by Adam Hammel
If you’ve ever been to the beach in San Diego, you’ve probably seen your fair share of debris littering our beautiful coastline. On May 31st, city of San Diego Councilmembers proposed an ordinance to ban expanded polystyrene.
“Working with business and environmental stakeholders, I have introduced a proposal that will keep expanded polystyrene and single-use plastics out of our waterways and away from our precious coastline,” stated Councilmember Chris Ward.
The proposed ordinance would ban the sale and distribution of expanded polystyrene (EPS, aka “styrofoam”) products for use as food serviceware, fish and meat trays, egg cartons, coolers, and beach toys in the City of San Diego. The ordinance would also impact the retail sale of foodware that contains EPS, including plates, cups, and utensils.
These products, along with cheap styrofoam coolers, are frequently used at picnics in our parks and beaches. Due to proximity, disposal often results in EPS debris reaching our waterways.
Under this ordinance, restaurants would be required to switch out styrofoam takeout containers with a more sustainable alternative. The City’s Environmental Services Department would provide a list of suitable and affordable replacements to EPS products, as well as develop a process to phase implementation of this ordinance to limit the impact on small businesses.
In an effort to further reduce pollution from single-use plastics, the ordinance would require restaurants to provide to-go utensils and straws upon request only.
In many cases, it is viable to pass the additional costs of alternative products to the consumer. The Equinox Project Center for Sustainable Energy reported that recycled, recyclable, and compostable foodware product prices increased on average between $0.01 to $0.08 cents per container, depending on the container type. Most customers can afford to pay such a minimal increase, especially for a safer alternative to EPS that does not cause complications to human health.
Many restaurant owners in San Diego County have already taken voluntary step to reduce their environmental footprint. Surfrider’s Ocean Friendly Restaurants program, for example, provides restaurants with a criteria for how to minimize their reliance on single-use plastics, along with resources to make the transition achievable.
To date, Surfrider volunteers have registered over 130 Ocean Friendly Restaurants in San Diego county. Our aim is to reduce plastic pollution before it starts, and demonstrate to everyone – local governments included! – that local businesses can succeed without being wasteful.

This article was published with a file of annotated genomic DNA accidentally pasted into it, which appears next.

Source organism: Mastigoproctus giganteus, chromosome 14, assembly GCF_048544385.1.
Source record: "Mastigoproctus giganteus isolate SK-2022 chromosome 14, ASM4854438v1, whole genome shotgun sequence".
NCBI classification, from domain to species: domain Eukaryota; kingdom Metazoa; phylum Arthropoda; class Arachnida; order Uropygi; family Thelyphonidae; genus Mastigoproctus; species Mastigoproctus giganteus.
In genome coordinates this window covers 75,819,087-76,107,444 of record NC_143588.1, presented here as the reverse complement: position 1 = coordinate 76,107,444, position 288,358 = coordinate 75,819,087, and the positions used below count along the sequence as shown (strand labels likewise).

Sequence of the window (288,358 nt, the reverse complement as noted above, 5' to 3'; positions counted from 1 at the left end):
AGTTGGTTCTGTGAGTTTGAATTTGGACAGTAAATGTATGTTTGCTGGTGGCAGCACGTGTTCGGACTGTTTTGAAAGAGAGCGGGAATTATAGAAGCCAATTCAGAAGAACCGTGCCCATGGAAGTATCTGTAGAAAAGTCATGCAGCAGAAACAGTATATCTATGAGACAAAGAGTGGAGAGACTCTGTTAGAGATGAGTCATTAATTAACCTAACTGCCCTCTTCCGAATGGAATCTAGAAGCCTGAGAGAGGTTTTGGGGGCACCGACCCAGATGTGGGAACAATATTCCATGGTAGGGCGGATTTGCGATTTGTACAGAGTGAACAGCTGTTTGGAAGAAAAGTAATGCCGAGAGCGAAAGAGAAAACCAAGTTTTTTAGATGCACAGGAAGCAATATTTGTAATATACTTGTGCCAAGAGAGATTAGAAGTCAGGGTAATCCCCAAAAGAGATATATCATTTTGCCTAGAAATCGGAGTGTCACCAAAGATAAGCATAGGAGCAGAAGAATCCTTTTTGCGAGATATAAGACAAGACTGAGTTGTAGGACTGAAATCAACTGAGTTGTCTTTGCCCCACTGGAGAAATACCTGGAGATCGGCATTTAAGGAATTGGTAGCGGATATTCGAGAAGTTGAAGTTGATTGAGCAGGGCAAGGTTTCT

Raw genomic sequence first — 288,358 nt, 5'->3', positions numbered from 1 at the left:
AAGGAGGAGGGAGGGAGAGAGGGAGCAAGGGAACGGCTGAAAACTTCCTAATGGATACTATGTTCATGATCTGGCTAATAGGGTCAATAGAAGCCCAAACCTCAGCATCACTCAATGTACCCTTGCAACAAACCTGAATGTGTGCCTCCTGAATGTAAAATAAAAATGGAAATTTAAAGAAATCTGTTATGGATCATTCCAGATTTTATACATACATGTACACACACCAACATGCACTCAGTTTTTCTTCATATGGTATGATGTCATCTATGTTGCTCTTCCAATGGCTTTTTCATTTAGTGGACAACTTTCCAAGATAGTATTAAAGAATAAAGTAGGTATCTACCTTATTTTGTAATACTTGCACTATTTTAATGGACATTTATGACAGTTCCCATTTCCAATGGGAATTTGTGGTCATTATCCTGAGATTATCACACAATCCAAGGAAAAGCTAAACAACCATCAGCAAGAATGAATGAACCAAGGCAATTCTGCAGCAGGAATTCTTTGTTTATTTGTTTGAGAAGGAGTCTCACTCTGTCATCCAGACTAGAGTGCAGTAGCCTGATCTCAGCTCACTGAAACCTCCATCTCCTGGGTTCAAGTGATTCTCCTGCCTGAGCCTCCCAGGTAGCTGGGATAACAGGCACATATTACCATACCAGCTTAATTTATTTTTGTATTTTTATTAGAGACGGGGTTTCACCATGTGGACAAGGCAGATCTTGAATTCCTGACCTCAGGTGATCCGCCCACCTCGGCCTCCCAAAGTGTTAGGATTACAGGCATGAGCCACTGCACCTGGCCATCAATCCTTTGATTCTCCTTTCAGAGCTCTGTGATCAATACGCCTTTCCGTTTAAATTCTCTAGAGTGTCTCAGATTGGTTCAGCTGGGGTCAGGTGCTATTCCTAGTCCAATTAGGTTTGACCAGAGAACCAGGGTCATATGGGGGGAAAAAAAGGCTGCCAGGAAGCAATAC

Plastics are the most common marine litter worldwide. A 2016 study, undertaken by the World Economic Forum, concluded that of the 78 million tons of plastic packaging produced annually, a full 32% is left to flow into our oceans; the equivalent of pouring one garbage truck of plastic into the ocean every minute.
Current estimates state that by 2050, the weight of plastics in the ocean will exceed that of fish. Meanwhile, a study performed by UC Davis in 2015 found that a quarter of fish sampled in California grocery stores had trace amounts of plastics. This statistic will likely increase if action is not taken.
When plastics enter our waterways, they create permanent damage to marine wildlife. Plastic is not biodegradable; instead, it photodegrades—breaking down into tiny pieces, which in turn are mistaken for food by marine wildlife.
According to Roger Kube, Policy Advisor with the 5 Gyres Institute, “Once there, sunlight and currents shred plastic debris into smaller particles called microplastics, which absorb and concentrate toxic chemicals up the marine food chain and into our bodies. From plankton to fish, and to humans that eat seafood, plastic pollution is changing the very chemistry of life.”
Due to its lightweight and brittle nature, EPS is an especially troublesome form of plastic pollution when it reaches the coast. One foam cup, if left behind, can break down into hundreds – even thousands – of tiny pieces in a very short time. These tiny pieces are difficult to collect, and very likely to be lost at sea. In 2017, Surfrider volunteers collected 12,575 pieces of styrofoam from San Diego beaches alone.
Polystyrene, in particular, poses human health risks as it is a known animal carcinogen that was found “reasonably anticipated to be a human carcinogen,” according to the National Toxicology Program.
The Surfrider Foundation San Diego Chapter strongly supports the City of San Diego in joining over 100 California communities in prohibiting the use of polystyrene foodware. If passed, this ordinance would be an enormous public health and environmental victory for residents of San Diego. The product cannot be recycled effectively, does not biodegrade, and costs taxpayers millions in litter clean-up and landfill costs annually.
If you agree with our position, let your voice be heard! Please sign this action alert to encourage the City of San Diego to move forward with a comprehensive single-use plastics reduction ordinance–joining cities across the nation in banning these harmful marine and coastal resource pollutants. Other communities within San Diego County, such as Encinitas, Solana Beach, and Imperial Beach, have already passed similar measures.
Plastic pollution is a global problem with local solutions. Please note that this action alert is only available to City of San Diego residents. If you live outside the City of San Diego, please sign this petition that will be presented to San Diego City Council at a public hearing.
Thank you for your support!